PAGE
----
mental health

New year, same old me

It is incredibly hard to set goals during a pandemic. How do you make plans and set intentions for an uncertain future? And, therein lies the beauty of setting powerful goals. Because when there is nothing external to yourself to aspire to, or to covet, or for external validation, all there is, is what is within you.

I stopped making New Years Resolutions about ten years ago, because I felt like calling them that set me up for failure. I started focusing on the six areas of my life, and set goals within these areas. For example, health and fitness, spiritual, career, intellectual, social, and so forth. And last year, I took it to the next level, by incorporating all of this into a bullet journal to help me track progress. And then the pandemic hit. And all planners became obsolete.

But, at the end of last year, I still, in hope, bought my usual planners, including a new Bullet Journal for 2021. And I used the concept of the “Level 10 life” to set up my goals for the year. One of the gifts the pandemic has granted me, has been time for reflection. I usually fill my life with busy activities, and plan every moment of my life. I haven’t been able to do that. So I have been able to use my time better, and I realized, that what I actually want is to slow down, and engage, and be mindful, play with my kids, and not focus on the side hustle, and always being excessively productive.

The world is so focused on being busy, and doing all the things. That we forget to stop and appreciate all of the things. Lockdown has gifted us with the time to be able to appreciate the ‘small things’, such as connecting with friends and family.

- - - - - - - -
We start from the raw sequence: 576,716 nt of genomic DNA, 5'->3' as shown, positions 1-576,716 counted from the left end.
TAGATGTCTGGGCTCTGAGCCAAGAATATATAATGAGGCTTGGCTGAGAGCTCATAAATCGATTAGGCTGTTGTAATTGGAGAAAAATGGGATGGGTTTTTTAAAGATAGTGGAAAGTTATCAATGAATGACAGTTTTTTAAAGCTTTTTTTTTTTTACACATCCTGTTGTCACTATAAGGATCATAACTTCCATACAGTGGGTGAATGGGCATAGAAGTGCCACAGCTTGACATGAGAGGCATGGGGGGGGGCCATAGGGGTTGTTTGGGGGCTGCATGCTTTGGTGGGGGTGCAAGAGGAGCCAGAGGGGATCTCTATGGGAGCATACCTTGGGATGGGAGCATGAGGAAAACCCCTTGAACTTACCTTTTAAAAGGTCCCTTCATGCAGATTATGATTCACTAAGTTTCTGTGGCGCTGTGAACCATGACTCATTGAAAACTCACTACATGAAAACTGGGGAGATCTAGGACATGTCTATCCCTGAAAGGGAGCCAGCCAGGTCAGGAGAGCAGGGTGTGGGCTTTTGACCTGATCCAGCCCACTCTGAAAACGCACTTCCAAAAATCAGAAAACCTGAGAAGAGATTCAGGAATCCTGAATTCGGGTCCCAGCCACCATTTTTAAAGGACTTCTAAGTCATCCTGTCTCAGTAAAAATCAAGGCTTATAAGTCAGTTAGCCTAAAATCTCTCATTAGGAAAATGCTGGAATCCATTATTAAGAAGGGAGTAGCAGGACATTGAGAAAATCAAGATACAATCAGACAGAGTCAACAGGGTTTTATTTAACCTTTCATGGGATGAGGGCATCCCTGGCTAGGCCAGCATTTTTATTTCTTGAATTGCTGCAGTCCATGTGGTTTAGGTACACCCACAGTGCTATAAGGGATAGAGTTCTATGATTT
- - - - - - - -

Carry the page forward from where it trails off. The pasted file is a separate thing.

So how does that impact on setting goals for a New Year? I started by listing all the areas of my life, from spirituality, to family to career and social life. I then looked at each, and rated them on how much focus I have been able to give them, and after this I could see which areas of my life needed more of my attention. I admit that this sounds quite complicated, but the idea is that you focus on an area of your life that you feel you have neglected, instead of setting hard targets, like “lose 10kg” or “complete marathon”.

Viewing goal setting this way enables us to not be so hard on ourselves, and not have hard targets to be achieving by the end of the year. A goal can be to rest more, which is something I need to do. I need to be more comfortable with doing nothing, while resting and recharging. This way of planning for the year enables us to set more gentle goals for the year, like rest, connection, be kind to yourself, spend time outside, have fun.

I suggest that when you look at what you want to achieve this year, that you consider what it is that you, yourself, are longing for, and focus on that. It doesn’t have to be an external goal like losing weight, running a marathon, because that’s what this pandemic has taught me. That I’ve been too focused on external validation, and what I need to achieve to feel better.

This year, let’s focus on our dreams, and what we need for ourselves, and not reaching some imagined target. This year instead of hustling hard, I’m going to rest hard, and be productive at mindfulness, and slowing down.